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Elevated plasma Met-enkephalin levels in the human newborn are a poor indicator of perinatal stress

  • Author Footnotes
    a From the Department of Pediatrics, King-Drew Medical Center, Los Angeles Medical Center, University of California, Los Angeles School of Medicine.
    Alma M. Martinez
    Correspondence
    Reprint requests: Alma M. Martinez, MD, Harbor-UCLA Medical Center, 1000 W. Carson St., RB#1, Torrance, CA 90509.
    Footnotes
    a From the Department of Pediatrics, King-Drew Medical Center, Los Angeles Medical Center, University of California, Los Angeles School of Medicine.
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  • Author Footnotes
    b the Department of Pediatrics, Harbor-University of California, Los Angeles Medical Center, University of California, Los Angeles School of Medicine.
    James F. Padbury
    Footnotes
    b the Department of Pediatrics, Harbor-University of California, Los Angeles Medical Center, University of California, Los Angeles School of Medicine.
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  • Author Footnotes
    b the Department of Pediatrics, Harbor-University of California, Los Angeles Medical Center, University of California, Los Angeles School of Medicine.
    Leslie M. Barberie
    Footnotes
    b the Department of Pediatrics, Harbor-University of California, Los Angeles Medical Center, University of California, Los Angeles School of Medicine.
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  • Author Footnotes
    b the Department of Pediatrics, Harbor-University of California, Los Angeles Medical Center, University of California, Los Angeles School of Medicine.
    Elizabeth E. Burnell
    Footnotes
    b the Department of Pediatrics, Harbor-University of California, Los Angeles Medical Center, University of California, Los Angeles School of Medicine.
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  • Author Footnotes
    b the Department of Pediatrics, Harbor-University of California, Los Angeles Medical Center, University of California, Los Angeles School of Medicine.
    Siang Thio
    Footnotes
    b the Department of Pediatrics, Harbor-University of California, Los Angeles Medical Center, University of California, Los Angeles School of Medicine.
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  • Author Footnotes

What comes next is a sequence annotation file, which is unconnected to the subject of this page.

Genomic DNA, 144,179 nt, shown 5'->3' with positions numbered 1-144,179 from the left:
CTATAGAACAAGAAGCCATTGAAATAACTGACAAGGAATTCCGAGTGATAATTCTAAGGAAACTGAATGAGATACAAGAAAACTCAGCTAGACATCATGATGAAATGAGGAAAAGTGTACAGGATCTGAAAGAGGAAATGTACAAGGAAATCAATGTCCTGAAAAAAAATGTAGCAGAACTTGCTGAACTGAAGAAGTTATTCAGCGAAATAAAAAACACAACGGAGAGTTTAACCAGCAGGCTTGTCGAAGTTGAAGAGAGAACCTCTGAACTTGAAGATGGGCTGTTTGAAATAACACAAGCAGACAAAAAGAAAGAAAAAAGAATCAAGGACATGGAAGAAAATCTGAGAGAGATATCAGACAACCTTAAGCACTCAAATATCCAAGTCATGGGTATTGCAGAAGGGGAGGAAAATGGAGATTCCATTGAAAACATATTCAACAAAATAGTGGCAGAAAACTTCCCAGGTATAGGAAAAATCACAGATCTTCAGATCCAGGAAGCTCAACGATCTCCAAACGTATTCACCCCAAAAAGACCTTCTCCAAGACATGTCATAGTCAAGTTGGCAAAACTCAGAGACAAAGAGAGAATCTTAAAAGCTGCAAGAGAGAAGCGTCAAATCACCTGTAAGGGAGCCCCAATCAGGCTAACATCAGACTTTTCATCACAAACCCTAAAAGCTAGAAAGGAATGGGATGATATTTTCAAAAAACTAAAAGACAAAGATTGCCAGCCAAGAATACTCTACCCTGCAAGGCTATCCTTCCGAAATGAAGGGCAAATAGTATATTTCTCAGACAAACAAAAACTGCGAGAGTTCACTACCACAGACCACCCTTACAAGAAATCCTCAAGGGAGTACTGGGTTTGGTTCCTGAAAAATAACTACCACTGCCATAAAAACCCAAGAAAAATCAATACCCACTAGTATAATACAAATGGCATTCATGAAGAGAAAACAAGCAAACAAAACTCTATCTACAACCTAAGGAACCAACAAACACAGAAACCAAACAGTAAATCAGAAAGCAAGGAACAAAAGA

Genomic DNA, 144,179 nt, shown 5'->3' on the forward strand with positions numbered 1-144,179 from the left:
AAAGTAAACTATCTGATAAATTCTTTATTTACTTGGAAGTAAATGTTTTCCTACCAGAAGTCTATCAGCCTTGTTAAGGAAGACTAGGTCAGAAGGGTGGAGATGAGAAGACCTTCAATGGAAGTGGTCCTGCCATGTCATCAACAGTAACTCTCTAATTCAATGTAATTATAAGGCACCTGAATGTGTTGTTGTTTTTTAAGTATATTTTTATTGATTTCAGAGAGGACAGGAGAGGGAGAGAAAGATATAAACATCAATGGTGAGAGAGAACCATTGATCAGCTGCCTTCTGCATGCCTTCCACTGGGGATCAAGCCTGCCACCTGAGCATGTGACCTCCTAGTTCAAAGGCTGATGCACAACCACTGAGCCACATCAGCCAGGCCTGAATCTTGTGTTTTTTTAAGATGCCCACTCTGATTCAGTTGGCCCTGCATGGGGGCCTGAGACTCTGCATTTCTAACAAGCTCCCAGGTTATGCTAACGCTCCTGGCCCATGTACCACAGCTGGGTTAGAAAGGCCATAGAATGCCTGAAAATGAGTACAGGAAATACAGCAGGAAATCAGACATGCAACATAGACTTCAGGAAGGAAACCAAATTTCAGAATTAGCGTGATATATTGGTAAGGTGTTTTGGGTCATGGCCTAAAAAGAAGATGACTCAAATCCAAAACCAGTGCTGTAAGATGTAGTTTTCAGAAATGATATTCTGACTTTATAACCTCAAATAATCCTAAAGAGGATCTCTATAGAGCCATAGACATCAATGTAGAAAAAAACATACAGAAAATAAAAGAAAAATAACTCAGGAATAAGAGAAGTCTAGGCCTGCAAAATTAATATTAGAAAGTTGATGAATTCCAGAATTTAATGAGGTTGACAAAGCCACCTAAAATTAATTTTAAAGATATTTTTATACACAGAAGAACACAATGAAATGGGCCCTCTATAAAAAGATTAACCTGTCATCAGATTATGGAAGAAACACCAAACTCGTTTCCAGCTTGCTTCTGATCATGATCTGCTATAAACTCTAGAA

a From the Department of Pediatrics, King-Drew Medical Center, Los Angeles Medical Center, University of California, Los Angeles School of Medicine.
    b the Department of Pediatrics, Harbor-University of California, Los Angeles Medical Center, University of California, Los Angeles School of Medicine.
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      Objective: This study was designed to investigate whether plasma Met-enkephalin peptides could serve as markers of physiologic stress in the neonate.
      Study Design: Infants (n = 115) between 1.2 and 4.7 kg and 28 and 42 weeks of gestation were studied at birth. Seventy-four infants were delivered by the vaginal route, 31 by cesarean section after labor, and 10 by cesarean section before labor. Correlations were sought between plasma enkephalin peptides and epinephrine, norepinephrine, and arterial blood gases with linear regression analysis. Various clinical data were also analyzed.
      Results: Plasma Met-enkephalin levels were significantly greater in infants exposed to labor (440 ± 36 vs 260 ± 30 pg/ml, p < 0.05). The large-molecular-weight forms of enkephalin peptides were also greater in these infants (approximately 50 ± 4 vs 23 ± 2 ng/ml). There was no correlation between plasma enkephalin peptides and catecholamines, arterial pH, or Apgar scores. There was a significant but weak correlation between plasma Met-enkephalin levels and birth weight (r = 0.34, p = 0.03) and Pao2 (r = −0.28, p < 0.05).
      Conclusion: The lack of correlation between Met-enkephalin plasma levels and umbilical plasma catecholamine concentrations, acid-base status, or Apgar scores suggests that circulating Met-enkephalin is a poor indicator of stress in the newborn.

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